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High Court Majority Shows No Eagerness To Overturn Chevron




U.S. Supreme Court justices on Wednesday appeared split about whether decades-old precedent that favors federal agencies' legal interpretations in rulemaking infringes on judges' rightful authority to decide questions of law.





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The U.S. Supreme Court on Wednesday is hearing oral arguments in two cases challenging precedent that favors federal agencies' legal interpretations in rulemaking.


Over about three and a half hours of oral arguments, the justices explored several avenues of legal theory in two cases brought by plaintiffs that want them to overturn or narrow the precedent set in 1984's Chevron v. Natural Resources Defense Council, which established that federal judges must defer to agencies' "reasonable" legal interpretations of ambiguous laws in litigation over rulemaking.



As the day's arguments drew to a close, it seemed like a majority of justices might be open to restricting the use of the Chevron doctrine similarly to the way they curtailed the use of Auer deference in 2019's Kisor v. Wilkie. Justice Amy Coney Barrett even contemplated "Kisorizing" the Chevron doctrine, a term Justice Elena Kagan promptly adopted.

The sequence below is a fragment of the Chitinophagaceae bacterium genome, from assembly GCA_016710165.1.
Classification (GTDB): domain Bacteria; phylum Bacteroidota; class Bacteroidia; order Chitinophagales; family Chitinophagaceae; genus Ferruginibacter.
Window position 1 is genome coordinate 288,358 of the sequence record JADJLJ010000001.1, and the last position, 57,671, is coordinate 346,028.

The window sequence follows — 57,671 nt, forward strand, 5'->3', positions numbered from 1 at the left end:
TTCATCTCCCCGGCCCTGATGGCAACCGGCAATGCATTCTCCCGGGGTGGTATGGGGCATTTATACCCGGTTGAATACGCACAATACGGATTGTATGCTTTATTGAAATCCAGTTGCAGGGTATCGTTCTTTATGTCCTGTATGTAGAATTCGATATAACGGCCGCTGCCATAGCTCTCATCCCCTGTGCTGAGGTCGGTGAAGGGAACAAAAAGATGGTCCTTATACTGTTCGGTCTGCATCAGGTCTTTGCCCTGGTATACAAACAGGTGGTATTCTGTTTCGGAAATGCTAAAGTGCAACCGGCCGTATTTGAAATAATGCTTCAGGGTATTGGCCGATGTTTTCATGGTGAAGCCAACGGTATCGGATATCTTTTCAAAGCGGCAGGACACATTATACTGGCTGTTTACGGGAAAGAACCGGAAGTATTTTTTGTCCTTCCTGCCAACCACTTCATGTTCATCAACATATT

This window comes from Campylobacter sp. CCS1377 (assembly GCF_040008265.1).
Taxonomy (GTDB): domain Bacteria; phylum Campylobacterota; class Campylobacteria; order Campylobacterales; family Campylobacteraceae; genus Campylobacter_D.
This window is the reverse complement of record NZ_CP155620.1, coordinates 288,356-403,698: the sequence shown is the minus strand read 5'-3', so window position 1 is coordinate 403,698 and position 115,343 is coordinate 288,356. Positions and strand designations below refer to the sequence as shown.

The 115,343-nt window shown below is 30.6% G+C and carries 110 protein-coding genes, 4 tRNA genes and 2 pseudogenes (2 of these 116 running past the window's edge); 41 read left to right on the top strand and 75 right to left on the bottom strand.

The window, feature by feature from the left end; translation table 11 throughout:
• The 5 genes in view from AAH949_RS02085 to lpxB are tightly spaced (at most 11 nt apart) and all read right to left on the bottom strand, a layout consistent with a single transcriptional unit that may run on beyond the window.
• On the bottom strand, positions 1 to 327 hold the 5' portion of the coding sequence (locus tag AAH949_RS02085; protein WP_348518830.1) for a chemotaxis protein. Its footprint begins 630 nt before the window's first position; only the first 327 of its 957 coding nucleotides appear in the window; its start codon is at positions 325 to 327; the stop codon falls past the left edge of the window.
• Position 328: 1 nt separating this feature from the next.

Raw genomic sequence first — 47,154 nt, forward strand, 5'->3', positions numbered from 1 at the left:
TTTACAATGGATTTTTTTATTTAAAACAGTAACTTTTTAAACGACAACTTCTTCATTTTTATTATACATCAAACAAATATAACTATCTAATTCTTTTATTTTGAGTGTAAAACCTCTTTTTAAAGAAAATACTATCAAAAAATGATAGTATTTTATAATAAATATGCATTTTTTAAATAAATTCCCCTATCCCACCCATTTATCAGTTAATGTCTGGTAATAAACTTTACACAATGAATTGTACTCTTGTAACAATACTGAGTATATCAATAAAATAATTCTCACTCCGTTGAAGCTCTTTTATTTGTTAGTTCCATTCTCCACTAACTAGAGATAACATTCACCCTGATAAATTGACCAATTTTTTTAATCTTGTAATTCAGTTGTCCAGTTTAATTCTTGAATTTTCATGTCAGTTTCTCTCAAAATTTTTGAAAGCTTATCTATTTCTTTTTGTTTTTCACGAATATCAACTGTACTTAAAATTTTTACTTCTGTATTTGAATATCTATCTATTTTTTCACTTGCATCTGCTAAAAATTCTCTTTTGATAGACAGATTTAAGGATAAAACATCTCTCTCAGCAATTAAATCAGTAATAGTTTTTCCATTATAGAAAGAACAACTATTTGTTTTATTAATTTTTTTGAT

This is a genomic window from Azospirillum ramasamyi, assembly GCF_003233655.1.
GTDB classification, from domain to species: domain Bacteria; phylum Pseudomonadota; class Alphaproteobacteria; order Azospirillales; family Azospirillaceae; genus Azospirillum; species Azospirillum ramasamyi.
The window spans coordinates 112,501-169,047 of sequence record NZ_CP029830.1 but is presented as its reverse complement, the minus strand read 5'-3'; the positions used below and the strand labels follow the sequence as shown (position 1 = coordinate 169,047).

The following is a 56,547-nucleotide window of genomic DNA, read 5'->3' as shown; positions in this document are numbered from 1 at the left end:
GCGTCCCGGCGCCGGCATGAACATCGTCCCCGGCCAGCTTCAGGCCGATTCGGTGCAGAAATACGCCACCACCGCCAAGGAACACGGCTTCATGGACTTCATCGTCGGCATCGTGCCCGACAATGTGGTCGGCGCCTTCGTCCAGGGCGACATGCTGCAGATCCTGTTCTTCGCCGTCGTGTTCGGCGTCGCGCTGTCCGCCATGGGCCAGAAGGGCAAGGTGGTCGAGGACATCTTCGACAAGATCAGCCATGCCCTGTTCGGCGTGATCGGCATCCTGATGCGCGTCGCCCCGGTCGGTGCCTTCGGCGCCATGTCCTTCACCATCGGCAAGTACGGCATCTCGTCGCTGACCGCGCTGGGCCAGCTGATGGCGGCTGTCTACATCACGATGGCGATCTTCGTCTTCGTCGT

Key areas the justices expressed interest in during oral arguments included how to define ambiguity; whether without Chevron judges might impose their own policy preferences; how Chevron deference differs from other accepted forms of judicial deference; what could happen to past cases decided under Chevron; and what kinds of new guardrails could solve some of the problems identified by the petitioners in the cases.


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